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In the United States, Black persons are disproportionately affected by sexually transmitted infections (STIs), including gonorrhea. Individual behaviors do not fully explain these racial disparities. We explored the association of racial residential segregation with gonorrhea rates among Black persons and hypothesized that specific dimensions of segregation would be associated with gonorrhea rates.
We used 2003 to 2007 national STI surveillance data and 2000 US Census Bureau data to examine associations of 5 dimensions of racial residential segregation and a composite measure of hypersegregation with gonorrhea rates among Black persons in 257 metropolitan statistical areas, overall and by sex and age. We calculated adjusted rate ratios with generalized estimating equations.
Isolation and unevenness were significantly associated with gonor-rhea rates. Centralization was marginally associated with gonorrhea. Isolation was more strongly associated with gonorrhea among the younger age groups. Concentration, clustering, and hypersegregation were not associated with gonorrhea.
Certain dimensions of segregation are important in understanding STI risk among US Black persons. Interventions to reduce sexual risk may need to account for racial residential segregation to maximize effectiveness and reduce existent racial disparities.
Sexually transmitted infections (STIs) remain an important public health problem in the United States, with approximately 19 million new infections per year.1 Black persons, especially adolescents, bear a disproportionate burden of most STIs, including gonorrhea.2–6 In 2008, rates of gonorrhea were highest among Black individuals, aged 15 to 19 and 20 to 24 years, compared with any other racial/ethnic and age groups.7,8 Among 15- to 19-year-old adolescents, rates of gonorrhea were nearly 21 times higher for Black (2201.9 per 100 000) than for White adolescents (107.0 per 100 000).7 Untreated gonorrhea can have serious and long-term sequelae, including the facilitation of HIV transmission, infertility, and adverse outcomes for infants born to infected mothers.8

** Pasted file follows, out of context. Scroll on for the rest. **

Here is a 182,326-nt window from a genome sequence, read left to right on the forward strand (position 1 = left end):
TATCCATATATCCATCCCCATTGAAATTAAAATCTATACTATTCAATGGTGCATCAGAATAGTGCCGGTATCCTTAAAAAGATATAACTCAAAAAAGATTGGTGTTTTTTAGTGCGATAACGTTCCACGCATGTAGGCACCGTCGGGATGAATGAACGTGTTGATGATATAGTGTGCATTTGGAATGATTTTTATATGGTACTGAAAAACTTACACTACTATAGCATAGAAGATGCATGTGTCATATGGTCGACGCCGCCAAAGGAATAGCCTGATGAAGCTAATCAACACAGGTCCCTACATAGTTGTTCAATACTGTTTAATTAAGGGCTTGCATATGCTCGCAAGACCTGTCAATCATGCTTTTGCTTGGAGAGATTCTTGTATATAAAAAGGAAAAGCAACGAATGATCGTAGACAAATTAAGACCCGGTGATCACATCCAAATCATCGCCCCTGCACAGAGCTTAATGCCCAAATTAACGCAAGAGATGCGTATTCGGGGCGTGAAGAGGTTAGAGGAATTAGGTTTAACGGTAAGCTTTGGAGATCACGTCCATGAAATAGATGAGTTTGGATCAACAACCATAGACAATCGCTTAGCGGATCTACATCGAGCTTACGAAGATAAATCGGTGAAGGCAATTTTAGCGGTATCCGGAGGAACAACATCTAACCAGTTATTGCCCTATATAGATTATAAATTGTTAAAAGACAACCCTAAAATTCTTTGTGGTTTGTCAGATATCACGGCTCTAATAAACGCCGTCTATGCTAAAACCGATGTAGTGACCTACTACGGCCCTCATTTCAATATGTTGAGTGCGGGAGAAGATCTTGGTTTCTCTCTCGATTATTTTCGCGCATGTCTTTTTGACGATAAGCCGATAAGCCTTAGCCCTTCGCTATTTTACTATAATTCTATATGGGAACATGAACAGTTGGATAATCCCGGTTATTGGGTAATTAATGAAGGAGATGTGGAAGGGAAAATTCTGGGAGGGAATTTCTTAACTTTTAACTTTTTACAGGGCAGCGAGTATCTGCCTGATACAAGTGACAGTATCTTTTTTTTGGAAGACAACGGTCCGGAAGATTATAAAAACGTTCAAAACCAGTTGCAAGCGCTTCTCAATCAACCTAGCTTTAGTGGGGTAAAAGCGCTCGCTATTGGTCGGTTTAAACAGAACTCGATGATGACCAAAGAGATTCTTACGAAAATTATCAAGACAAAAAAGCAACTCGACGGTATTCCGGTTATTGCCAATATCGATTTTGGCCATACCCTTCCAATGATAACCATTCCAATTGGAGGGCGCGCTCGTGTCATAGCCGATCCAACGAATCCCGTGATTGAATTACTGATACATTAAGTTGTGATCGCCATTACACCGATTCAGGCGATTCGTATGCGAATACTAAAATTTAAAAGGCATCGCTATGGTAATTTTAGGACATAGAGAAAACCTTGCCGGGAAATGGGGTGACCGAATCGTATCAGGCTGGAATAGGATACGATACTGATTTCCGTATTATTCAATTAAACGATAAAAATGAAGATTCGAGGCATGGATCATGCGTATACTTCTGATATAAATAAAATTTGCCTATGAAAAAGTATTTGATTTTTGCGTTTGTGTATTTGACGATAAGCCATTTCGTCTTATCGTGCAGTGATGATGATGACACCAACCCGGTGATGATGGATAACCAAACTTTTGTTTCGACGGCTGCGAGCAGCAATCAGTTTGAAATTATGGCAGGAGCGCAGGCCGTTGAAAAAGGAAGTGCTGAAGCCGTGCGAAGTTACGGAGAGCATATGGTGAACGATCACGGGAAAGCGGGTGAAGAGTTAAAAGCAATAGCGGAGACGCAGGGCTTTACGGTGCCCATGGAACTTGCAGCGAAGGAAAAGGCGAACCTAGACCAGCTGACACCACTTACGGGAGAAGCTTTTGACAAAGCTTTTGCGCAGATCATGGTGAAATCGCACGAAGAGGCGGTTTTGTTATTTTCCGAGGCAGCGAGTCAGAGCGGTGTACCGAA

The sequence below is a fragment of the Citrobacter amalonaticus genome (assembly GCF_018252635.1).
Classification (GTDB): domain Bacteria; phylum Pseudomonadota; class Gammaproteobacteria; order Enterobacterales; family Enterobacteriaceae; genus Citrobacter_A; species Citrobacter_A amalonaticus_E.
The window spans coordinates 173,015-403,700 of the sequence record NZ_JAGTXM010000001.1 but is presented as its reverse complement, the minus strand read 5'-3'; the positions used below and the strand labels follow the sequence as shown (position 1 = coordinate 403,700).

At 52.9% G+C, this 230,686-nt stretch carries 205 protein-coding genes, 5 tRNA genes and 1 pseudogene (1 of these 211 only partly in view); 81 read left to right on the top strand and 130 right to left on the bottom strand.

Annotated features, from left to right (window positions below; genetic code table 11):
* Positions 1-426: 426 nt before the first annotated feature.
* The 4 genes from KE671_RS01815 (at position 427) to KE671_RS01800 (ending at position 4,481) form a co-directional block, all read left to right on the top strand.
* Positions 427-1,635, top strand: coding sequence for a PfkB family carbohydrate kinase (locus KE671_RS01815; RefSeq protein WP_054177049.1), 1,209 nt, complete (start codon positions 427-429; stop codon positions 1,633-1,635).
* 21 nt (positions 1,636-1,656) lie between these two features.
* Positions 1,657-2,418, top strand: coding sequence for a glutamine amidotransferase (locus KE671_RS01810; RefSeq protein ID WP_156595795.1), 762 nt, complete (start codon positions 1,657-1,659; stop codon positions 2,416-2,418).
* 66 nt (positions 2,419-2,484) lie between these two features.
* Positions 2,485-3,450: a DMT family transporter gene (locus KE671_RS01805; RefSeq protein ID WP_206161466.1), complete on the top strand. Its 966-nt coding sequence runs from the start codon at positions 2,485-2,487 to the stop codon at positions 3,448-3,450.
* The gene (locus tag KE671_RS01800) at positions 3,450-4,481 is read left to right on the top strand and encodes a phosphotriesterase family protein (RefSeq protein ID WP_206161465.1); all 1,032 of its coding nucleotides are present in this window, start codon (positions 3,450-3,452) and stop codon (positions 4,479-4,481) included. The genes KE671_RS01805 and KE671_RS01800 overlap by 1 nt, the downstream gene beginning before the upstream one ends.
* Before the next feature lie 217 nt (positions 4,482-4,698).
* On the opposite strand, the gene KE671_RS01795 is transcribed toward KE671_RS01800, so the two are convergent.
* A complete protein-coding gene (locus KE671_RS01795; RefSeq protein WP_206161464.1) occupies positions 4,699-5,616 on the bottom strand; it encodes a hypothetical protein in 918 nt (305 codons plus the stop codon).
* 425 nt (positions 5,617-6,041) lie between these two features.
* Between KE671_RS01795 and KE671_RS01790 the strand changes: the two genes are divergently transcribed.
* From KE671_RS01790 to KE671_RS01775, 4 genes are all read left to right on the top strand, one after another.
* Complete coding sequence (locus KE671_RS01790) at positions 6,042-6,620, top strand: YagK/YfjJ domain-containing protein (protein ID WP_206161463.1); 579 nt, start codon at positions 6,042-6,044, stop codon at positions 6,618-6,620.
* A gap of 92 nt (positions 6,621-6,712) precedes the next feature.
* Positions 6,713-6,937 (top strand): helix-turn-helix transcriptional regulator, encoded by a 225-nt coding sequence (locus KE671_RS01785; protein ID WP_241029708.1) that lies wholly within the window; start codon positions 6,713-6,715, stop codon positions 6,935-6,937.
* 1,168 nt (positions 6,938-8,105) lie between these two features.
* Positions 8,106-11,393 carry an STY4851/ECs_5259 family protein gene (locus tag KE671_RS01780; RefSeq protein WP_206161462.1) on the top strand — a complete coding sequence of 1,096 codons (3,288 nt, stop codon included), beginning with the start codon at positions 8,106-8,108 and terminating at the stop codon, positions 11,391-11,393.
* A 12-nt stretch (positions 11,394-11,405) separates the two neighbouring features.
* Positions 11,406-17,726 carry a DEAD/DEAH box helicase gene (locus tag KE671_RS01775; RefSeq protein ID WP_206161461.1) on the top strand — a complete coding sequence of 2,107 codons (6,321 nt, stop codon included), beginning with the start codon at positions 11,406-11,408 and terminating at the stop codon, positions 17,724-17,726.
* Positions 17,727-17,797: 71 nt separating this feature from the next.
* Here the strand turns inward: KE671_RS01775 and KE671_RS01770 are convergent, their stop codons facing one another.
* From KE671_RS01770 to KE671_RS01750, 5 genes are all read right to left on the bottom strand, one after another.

Exposure to and infection with STIs are conditioned by many factors, including individual behaviors, relationship patterns, and characteristics of the social environment. Substantial attention has been paid to differences in individual risk behaviors, such as condom use and number of sexual partners, but they do not fully explain racial disparities in STI risk.4 Therefore, focusing solely on these proximate factors to reduce risk and disparities may have only limited effect.4,9 A growing body of research has examined the contribution of contextual factors, such as neighborhood attributes, to sexual risk. Specifically, numerous studies have examined whether living in a neighborhood with lower socioeconomic status is associated with sexual risk behaviors, such as younger age at first sexual intercourse and unprotected sexual intercourse.10–20 The findings have been equivocal, with some showing an association and others not. Therefore, a better understanding of the possible effects of other contextual factors on sexual risk is necessary.